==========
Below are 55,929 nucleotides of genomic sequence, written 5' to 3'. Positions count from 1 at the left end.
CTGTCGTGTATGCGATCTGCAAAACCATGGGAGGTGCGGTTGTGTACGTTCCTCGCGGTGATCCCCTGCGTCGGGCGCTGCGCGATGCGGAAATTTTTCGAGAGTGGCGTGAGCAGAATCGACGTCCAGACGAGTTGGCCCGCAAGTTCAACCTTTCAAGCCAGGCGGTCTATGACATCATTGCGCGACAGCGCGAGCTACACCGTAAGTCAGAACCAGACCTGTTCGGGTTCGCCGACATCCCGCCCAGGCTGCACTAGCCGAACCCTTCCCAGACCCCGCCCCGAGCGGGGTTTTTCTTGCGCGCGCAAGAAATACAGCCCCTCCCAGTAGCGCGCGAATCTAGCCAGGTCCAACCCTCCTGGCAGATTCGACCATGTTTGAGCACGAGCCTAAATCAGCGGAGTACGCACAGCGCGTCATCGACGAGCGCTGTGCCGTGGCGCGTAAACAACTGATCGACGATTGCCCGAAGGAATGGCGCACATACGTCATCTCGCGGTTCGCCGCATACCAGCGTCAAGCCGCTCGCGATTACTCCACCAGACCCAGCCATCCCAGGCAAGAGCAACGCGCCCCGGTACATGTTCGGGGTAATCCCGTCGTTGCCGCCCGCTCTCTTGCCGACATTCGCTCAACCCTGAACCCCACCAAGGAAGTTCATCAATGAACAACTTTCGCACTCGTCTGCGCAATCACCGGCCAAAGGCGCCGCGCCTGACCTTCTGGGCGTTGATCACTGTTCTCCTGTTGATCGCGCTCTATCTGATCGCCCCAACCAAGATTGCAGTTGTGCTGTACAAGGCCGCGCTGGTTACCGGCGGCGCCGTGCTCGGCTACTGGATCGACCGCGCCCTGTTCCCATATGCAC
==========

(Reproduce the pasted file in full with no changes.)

Below are 55,929 nucleotides of genomic sequence, written 5' to 3'. Positions count from 1 at the left end.
CTGTCGTGTATGCGATCTGCAAAACCATGGGAGGTGCGGTTGTGTACGTTCCTCGCGGTGATCCCCTGCGTCGGGCGCTGCGCGATGCGGAAATTTTTCGAGAGTGGCGTGAGCAGAATCGACGTCCAGACGAGTTGGCCCGCAAGTTCAACCTTTCAAGCCAGGCGGTCTATGACATCATTGCGCGACAGCGCGAGCTACACCGTAAGTCAGAACCAGACCTGTTCGGGTTCGCCGACATCCCGCCCAGGCTGCACTAGCCGAACCCTTCCCAGACCCCGCCCCGAGCGGGGTTTTTCTTGCGCGCGCAAGAAATACAGCCCCTCCCAGTAGCGCGCGAATCTAGCCAGGTCCAACCCTCCTGGCAGATTCGACCATGTTTGAGCACGAGCCTAAATCAGCGGAGTACGCACAGCGCGTCATCGACGAGCGCTGTGCCGTGGCGCGTAAACAACTGATCGACGATTGCCCGAAGGAATGGCGCACATACGTCATCTCGCGGTTCGCCGCATACCAGCGTCAAGCCGCTCGCGATTACTCCACCAGACCCAGCCATCCCAGGCAAGAGCAACGCGCCCCGGTACATGTTCGGGGTAATCCCGTCGTTGCCGCCCGCTCTCTTGCCGACATTCGCTCAACCCTGAACCCCACCAAGGAAGTTCATCAATGAACAACTTTCGCACTCGTCTGCGCAATCACCGGCCAAAGGCGCCGCGCCTGACCTTCTGGGCGTTGATCACTGTTCTCCTGTTGATCGCGCTCTATCTGATCGCCCCAACCAAGATTGCAGTTGTGCTGTACAAGGCCGCGCTGGTTACCGGCGGCGCCGTGCTCGGCTACTGGATCGACCGCGCCCTGTTCCCATATGCAC